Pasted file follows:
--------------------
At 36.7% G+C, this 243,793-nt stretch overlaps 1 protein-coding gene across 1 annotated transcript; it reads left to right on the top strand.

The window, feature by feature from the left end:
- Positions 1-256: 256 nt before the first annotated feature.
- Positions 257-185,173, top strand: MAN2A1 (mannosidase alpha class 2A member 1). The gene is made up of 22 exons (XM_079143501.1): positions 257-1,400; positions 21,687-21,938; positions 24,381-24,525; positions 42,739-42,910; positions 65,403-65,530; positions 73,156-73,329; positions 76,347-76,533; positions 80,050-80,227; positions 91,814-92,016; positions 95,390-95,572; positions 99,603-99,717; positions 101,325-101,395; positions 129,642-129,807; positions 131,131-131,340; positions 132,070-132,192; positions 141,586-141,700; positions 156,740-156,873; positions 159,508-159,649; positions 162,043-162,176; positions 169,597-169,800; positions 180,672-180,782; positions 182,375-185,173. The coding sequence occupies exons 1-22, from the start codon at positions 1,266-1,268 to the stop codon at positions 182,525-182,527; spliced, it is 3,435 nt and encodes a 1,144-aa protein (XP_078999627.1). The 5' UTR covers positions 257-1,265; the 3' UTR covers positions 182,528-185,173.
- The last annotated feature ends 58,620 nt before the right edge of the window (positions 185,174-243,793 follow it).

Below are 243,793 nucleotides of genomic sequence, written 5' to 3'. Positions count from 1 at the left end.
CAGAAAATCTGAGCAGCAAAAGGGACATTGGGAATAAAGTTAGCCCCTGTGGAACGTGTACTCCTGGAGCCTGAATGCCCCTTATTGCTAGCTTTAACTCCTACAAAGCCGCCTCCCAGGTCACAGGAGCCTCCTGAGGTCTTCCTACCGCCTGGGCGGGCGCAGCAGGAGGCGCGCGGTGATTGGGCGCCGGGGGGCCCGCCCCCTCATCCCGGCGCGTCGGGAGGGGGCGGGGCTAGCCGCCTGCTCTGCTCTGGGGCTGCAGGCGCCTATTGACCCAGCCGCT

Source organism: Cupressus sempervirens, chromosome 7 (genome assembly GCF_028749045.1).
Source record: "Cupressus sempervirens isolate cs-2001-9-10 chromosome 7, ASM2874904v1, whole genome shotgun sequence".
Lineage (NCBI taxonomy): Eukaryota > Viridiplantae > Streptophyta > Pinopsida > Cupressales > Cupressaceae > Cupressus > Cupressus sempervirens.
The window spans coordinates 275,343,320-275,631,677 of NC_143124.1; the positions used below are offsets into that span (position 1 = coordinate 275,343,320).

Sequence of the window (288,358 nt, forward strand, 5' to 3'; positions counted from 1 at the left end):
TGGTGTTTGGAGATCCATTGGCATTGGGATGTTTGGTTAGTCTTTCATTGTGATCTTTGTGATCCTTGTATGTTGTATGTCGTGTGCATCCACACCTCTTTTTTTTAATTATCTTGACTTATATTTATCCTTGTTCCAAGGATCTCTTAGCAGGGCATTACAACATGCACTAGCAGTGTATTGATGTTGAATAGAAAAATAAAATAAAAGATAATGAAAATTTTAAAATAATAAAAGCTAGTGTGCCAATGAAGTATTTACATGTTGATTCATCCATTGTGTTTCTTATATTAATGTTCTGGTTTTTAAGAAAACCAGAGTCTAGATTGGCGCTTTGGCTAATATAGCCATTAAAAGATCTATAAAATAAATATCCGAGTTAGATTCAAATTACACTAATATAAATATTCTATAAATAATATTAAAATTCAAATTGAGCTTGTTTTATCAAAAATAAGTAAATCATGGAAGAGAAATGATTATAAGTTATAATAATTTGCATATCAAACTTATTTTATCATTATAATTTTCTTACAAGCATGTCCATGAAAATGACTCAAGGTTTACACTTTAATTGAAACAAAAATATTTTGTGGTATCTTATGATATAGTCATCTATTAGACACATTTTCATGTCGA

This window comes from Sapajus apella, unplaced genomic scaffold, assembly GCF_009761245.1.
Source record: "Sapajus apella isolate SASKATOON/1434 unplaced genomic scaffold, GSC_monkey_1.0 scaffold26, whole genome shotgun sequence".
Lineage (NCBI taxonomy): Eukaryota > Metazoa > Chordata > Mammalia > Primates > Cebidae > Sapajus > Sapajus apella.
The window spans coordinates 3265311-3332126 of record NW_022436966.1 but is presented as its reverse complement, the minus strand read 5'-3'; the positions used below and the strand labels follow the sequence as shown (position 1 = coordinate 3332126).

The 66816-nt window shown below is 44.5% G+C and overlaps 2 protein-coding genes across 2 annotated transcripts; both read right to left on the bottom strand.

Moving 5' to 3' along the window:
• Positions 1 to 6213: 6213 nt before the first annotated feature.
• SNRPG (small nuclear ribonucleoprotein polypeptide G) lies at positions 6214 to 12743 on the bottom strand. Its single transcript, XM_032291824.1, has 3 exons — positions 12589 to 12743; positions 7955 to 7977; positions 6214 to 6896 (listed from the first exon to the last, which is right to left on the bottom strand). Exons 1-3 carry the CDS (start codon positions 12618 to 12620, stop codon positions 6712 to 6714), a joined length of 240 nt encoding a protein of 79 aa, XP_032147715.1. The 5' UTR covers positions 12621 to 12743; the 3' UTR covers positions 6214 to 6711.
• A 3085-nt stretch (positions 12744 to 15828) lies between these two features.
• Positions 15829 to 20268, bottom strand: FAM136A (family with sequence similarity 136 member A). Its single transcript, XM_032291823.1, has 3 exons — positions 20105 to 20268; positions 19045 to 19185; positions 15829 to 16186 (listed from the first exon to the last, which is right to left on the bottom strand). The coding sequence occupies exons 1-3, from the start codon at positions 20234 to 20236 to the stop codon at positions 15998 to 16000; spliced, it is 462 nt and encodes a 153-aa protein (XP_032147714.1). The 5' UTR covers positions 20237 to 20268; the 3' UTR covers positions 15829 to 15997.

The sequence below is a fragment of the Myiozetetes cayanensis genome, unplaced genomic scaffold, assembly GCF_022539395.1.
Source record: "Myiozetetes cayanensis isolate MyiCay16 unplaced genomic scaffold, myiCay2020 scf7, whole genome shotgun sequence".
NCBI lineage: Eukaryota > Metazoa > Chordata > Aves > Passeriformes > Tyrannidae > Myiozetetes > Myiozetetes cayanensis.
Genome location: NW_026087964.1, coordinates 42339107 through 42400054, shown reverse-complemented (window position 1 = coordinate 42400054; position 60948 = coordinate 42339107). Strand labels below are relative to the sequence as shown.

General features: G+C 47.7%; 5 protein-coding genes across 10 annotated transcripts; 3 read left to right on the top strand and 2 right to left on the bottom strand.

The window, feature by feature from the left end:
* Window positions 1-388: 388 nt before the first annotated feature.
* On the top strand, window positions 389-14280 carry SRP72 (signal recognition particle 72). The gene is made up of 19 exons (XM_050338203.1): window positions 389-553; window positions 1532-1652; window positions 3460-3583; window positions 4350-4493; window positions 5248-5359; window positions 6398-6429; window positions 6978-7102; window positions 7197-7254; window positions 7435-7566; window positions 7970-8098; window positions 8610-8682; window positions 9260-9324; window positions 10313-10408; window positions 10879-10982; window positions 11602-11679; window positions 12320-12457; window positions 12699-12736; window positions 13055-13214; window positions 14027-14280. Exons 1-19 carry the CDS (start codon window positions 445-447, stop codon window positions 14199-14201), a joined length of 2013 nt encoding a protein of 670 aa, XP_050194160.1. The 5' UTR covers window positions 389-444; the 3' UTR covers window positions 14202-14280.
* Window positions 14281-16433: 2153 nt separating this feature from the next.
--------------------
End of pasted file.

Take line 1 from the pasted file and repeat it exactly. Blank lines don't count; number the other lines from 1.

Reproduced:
At 36.7% G+C, this 243,793-nt stretch overlaps 1 protein-coding gene across 1 annotated transcript; it reads left to right on the top strand.